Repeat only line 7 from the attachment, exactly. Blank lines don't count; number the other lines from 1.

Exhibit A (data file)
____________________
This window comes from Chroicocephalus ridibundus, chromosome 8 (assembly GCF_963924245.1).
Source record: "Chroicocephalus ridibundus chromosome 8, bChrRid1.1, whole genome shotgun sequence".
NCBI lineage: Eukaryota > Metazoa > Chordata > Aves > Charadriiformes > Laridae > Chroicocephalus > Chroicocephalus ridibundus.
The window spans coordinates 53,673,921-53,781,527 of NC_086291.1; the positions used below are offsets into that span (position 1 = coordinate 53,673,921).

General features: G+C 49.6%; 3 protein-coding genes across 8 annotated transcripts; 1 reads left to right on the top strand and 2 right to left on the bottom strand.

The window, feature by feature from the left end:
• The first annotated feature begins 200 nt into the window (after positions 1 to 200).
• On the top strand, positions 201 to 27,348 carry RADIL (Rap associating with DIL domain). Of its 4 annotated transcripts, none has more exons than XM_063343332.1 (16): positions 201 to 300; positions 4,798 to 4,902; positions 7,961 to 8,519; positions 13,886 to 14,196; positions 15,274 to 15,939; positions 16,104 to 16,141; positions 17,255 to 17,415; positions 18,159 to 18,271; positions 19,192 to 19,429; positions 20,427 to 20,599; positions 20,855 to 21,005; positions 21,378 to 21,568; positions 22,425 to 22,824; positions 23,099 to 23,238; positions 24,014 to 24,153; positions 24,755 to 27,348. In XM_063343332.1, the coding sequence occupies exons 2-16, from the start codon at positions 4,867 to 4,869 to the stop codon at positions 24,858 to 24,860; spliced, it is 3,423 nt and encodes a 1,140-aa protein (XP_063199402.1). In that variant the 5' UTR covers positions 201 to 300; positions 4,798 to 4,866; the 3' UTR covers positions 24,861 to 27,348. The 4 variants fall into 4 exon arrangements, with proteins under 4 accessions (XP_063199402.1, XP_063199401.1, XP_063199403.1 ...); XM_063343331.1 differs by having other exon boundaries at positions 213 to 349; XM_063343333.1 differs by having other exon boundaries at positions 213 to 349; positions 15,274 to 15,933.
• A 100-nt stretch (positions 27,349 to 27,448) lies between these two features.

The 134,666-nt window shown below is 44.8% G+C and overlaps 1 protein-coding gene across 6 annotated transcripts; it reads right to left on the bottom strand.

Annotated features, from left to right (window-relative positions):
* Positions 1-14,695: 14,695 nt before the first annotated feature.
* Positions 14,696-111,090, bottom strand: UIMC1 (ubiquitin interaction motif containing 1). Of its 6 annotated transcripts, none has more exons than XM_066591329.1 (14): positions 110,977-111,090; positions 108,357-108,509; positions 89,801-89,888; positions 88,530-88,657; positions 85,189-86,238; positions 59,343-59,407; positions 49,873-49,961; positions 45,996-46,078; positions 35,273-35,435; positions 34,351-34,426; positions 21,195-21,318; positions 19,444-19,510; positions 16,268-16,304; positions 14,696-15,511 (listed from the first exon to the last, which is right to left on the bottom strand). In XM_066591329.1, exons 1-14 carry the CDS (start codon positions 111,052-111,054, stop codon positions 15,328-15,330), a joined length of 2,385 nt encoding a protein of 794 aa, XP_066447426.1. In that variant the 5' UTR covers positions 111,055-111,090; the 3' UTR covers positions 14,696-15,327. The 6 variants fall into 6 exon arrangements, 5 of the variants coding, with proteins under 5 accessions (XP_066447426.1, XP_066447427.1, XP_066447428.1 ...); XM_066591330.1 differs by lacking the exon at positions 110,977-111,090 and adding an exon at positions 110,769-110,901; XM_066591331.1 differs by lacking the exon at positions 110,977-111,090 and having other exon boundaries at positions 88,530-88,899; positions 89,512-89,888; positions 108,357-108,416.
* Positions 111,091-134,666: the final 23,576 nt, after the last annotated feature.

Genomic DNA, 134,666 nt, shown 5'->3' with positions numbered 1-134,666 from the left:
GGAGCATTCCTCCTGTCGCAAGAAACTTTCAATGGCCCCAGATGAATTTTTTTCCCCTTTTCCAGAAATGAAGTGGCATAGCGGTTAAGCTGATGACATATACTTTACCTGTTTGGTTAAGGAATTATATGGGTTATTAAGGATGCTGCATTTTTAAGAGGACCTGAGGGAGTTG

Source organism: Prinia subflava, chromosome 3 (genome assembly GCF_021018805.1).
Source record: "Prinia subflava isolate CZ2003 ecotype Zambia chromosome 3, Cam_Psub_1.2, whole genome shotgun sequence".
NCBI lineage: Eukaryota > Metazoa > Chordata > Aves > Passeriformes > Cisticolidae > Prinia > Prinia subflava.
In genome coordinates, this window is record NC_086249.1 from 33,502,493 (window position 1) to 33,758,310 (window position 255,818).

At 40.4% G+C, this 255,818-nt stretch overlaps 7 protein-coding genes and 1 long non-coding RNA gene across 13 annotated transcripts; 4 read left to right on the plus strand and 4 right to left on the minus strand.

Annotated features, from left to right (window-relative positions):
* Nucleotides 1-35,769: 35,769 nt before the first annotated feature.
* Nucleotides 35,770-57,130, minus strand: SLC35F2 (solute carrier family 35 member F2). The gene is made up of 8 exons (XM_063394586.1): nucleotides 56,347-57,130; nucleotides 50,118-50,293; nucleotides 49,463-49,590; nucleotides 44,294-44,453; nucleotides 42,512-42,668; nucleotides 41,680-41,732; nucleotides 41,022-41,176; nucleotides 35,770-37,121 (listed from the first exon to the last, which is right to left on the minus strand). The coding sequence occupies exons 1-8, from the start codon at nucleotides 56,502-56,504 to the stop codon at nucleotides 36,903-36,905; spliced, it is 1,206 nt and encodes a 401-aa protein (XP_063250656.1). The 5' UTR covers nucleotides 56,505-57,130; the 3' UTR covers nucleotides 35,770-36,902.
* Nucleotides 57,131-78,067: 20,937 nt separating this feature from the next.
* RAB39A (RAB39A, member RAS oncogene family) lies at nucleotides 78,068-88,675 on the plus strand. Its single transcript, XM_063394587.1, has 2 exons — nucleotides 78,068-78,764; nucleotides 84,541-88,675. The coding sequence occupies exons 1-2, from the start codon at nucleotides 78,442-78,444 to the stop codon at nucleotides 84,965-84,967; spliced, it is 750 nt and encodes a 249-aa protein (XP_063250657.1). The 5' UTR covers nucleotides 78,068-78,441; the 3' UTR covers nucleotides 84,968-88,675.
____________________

• The first annotated feature begins 200 nt into the window (after positions 1 to 200).